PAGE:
Exploring relocation changes everything you know. Probably, in a familiar environment, the routine of going to work and paying bills contributes to a stable and comfortable mindset. Even changing this mindset takes a lot of consideration. Not only is there a financial decision (pro and con), consequently there is an emotional attachment to friends, family, or community. Perhaps this familiarity with the “known” is handcuffing you to average?

We recommend focusing on the big picture. Certainly change your focus from a job search to a career transition. Above all, analyze and document everything regarding your career and personal needs and wants. Another, imagine achieving new possibilities in your career. Be prepared, though, as people around you will start appealing to your emotions.

As a recruiter, certainly, we need to know you have been ready to relocate for 1-3 months before we receive your application.

Relocation Considerations:

–Are you moving ‘FROM‘ or ‘TO‘ something?
–Are you open to the adventure/exploration of a new community or is relocation a matter of necessity?
–Is a little green space important to you or is a career in urban Canada your preference?
–Is your quality of life important?
–Are you looking to slow down the rush hour to a rush minute?

The above helps you prepare for a move ‘TO‘ your future.

Above all, you are setting yourself up for failure if your attitude is: “I can always move back” or “I will move now and my family follow in 18 months”.

Relocation Priorities (in this order):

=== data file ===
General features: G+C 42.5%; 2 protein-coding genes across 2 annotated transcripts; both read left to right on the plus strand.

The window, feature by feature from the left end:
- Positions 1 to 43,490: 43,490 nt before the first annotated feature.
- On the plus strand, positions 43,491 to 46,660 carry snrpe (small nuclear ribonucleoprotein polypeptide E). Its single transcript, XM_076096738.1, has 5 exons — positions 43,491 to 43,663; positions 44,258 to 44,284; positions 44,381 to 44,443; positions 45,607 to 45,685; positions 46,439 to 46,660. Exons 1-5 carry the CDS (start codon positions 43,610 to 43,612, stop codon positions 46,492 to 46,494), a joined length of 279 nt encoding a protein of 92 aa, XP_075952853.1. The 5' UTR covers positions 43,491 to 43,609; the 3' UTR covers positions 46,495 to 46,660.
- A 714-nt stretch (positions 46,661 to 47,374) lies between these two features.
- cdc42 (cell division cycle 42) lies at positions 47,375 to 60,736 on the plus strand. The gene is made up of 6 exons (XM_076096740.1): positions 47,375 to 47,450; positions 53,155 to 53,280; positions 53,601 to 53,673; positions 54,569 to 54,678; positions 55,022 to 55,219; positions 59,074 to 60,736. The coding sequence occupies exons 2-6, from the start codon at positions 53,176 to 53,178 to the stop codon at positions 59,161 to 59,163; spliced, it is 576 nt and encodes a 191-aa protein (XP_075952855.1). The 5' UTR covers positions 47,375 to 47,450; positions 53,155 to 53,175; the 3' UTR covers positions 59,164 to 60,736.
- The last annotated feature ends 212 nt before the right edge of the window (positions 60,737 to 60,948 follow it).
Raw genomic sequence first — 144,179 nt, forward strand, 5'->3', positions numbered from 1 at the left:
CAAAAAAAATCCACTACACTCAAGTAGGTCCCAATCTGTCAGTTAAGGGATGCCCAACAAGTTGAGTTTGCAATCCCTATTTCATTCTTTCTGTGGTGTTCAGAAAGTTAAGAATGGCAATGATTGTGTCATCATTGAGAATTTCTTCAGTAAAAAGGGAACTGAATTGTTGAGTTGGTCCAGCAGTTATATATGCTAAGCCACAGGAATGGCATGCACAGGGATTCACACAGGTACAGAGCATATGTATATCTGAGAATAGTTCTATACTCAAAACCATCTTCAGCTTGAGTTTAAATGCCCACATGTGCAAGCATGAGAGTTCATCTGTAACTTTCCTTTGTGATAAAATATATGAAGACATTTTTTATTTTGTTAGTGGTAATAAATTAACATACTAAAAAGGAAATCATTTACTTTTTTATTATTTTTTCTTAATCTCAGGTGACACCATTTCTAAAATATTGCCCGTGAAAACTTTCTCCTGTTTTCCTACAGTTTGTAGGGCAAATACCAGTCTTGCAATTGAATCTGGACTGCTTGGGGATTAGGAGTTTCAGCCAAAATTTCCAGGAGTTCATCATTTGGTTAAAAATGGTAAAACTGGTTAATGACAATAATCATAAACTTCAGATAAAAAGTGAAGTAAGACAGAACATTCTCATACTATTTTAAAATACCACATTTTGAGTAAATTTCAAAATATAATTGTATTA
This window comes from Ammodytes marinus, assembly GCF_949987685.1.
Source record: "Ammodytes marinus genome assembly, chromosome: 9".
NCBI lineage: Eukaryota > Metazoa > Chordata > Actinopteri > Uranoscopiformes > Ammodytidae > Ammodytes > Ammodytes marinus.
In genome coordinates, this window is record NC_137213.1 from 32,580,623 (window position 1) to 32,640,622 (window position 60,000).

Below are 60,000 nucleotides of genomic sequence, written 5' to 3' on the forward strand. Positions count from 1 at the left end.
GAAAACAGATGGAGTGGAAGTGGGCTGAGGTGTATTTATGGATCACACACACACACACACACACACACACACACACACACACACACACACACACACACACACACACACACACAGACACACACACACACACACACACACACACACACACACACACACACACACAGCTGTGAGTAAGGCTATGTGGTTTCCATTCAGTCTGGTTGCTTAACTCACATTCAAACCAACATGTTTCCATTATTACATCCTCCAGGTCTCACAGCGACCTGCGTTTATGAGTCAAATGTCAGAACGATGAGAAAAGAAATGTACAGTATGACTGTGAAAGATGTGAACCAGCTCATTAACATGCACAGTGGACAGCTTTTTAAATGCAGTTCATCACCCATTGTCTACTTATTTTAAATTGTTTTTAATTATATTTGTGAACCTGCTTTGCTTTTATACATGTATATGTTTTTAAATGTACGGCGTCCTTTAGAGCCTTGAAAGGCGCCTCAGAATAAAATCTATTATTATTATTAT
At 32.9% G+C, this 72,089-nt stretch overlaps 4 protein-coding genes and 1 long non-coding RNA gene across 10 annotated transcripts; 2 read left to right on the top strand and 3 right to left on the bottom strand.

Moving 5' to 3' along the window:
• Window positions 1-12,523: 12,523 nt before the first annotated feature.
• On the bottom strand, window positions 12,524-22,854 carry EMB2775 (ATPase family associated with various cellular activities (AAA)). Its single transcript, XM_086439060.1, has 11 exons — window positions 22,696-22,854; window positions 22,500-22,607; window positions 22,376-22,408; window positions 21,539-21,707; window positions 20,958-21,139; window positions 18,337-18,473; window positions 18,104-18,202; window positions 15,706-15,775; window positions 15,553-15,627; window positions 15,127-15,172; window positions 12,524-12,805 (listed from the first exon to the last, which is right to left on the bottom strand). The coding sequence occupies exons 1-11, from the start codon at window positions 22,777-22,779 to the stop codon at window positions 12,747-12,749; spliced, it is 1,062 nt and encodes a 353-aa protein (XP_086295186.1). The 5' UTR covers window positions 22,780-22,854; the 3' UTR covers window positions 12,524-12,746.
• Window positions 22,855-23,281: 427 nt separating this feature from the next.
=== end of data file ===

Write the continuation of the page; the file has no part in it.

1. Adventure / exploration / geography
2. Quality of life at and outside of work
3. Major responsibilities and challenges of a position
4. Career growth and future marketability
5. Stability
6. Compensation

As recruiters, we have a saying “if nothing changes, everything will remain the same”. Thus, career transition and/or relocation are often the biggest decisions people make. People resist their desires and risk-assess “everything-to-death”. For that reason, most people only have a finite supply of decision-making power the more people involved – the timelines expand. Your new employer, hiring manager, HR staff, and spouses, parents, friends, etc. all will have an opinion as a result. As each stakeholder dilutes things – interest depletes. The more involved they are in the decision, trade-offs and/or compromises occur even more. Unfortunately, some become reluctant to even decide at all. The topic itself is exhausting and can easily take its toll

Often relocation will allow an individual to remain in an industry of choice or to explore a new sector. As a result, you will make strategic connections and meet new individuals from across the nation, which will allow you to learn and experience more. Every decision in the process involves risks. Both you and the employer are, ultimately, gambling on success. To use a common cliche – “your attitude will determine your altitude”.

As a result, you and your significant other(s) need to become “relocation ready”. We certainly discourage delaying discussions within your family unit. Don’t create unnecessary tension by applying without prior relocation discussion and buy-in from your significant others. It will also destroy your credibility with the recruiter and the potential employer! Help us, therefore, catch your vision for a career transition. Sell your relocate-ability!

Marathon or Sprint?

Review your career and relocation options as you would train for a marathon. Take time, commitment, and dedication to review all the factors that affect your career, family values, and community.

Many of the roles at GRS are located in rural Canada.  Here are some considerations regarding a move to a rural community or small town.

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